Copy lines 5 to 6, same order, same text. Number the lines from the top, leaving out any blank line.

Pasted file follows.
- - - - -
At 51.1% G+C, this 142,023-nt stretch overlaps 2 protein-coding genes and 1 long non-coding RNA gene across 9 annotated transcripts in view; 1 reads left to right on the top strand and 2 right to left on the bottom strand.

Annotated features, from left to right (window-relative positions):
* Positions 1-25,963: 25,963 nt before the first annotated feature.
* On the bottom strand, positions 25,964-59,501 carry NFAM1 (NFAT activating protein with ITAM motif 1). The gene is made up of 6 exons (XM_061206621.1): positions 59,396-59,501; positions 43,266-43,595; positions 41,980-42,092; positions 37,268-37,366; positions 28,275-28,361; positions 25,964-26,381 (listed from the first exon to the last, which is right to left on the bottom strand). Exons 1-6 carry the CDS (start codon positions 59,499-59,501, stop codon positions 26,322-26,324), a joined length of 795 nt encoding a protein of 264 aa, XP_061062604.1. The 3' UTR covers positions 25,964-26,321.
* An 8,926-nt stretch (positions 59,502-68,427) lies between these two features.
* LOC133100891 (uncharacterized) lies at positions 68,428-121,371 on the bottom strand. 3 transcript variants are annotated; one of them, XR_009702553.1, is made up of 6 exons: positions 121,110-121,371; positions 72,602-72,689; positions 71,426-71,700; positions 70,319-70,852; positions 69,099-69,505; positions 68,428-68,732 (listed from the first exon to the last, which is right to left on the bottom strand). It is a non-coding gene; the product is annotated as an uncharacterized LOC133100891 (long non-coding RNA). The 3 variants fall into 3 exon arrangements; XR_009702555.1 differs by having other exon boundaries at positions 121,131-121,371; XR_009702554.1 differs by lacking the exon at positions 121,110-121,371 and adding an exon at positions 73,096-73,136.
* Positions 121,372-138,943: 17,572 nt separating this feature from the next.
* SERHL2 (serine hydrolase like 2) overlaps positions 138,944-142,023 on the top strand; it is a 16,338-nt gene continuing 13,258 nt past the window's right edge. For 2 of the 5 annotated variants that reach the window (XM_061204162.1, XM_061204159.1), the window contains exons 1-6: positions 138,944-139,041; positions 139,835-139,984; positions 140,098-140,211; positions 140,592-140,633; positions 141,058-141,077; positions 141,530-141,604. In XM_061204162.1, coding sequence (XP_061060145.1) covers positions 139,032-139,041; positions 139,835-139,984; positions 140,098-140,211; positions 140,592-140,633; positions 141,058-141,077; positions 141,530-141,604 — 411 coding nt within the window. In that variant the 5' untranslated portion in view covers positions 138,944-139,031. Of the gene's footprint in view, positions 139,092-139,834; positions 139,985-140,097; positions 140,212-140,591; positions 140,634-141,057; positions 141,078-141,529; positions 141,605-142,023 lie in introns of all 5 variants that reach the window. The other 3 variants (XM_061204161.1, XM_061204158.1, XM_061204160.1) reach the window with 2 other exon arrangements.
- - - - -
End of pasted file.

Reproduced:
* An 8,926-nt stretch (positions 59,502-68,427) lies between these two features.
* LOC133100891 (uncharacterized) lies at positions 68,428-121,371 on the bottom strand. 3 transcript variants are annotated; one of them, XR_009702553.1, is made up of 6 exons: positions 121,110-121,371; positions 72,602-72,689; positions 71,426-71,700; positions 70,319-70,852; positions 69,099-69,505; positions 68,428-68,732 (listed from the first exon to the last, which is right to left on the bottom strand). It is a non-coding gene; the product is annotated as an uncharacterized LOC133100891 (long non-coding RNA). The 3 variants fall into 3 exon arrangements; XR_009702555.1 differs by having other exon boundaries at positions 121,131-121,371; XR_009702554.1 differs by lacking the exon at positions 121,110-121,371 and adding an exon at positions 73,096-73,136.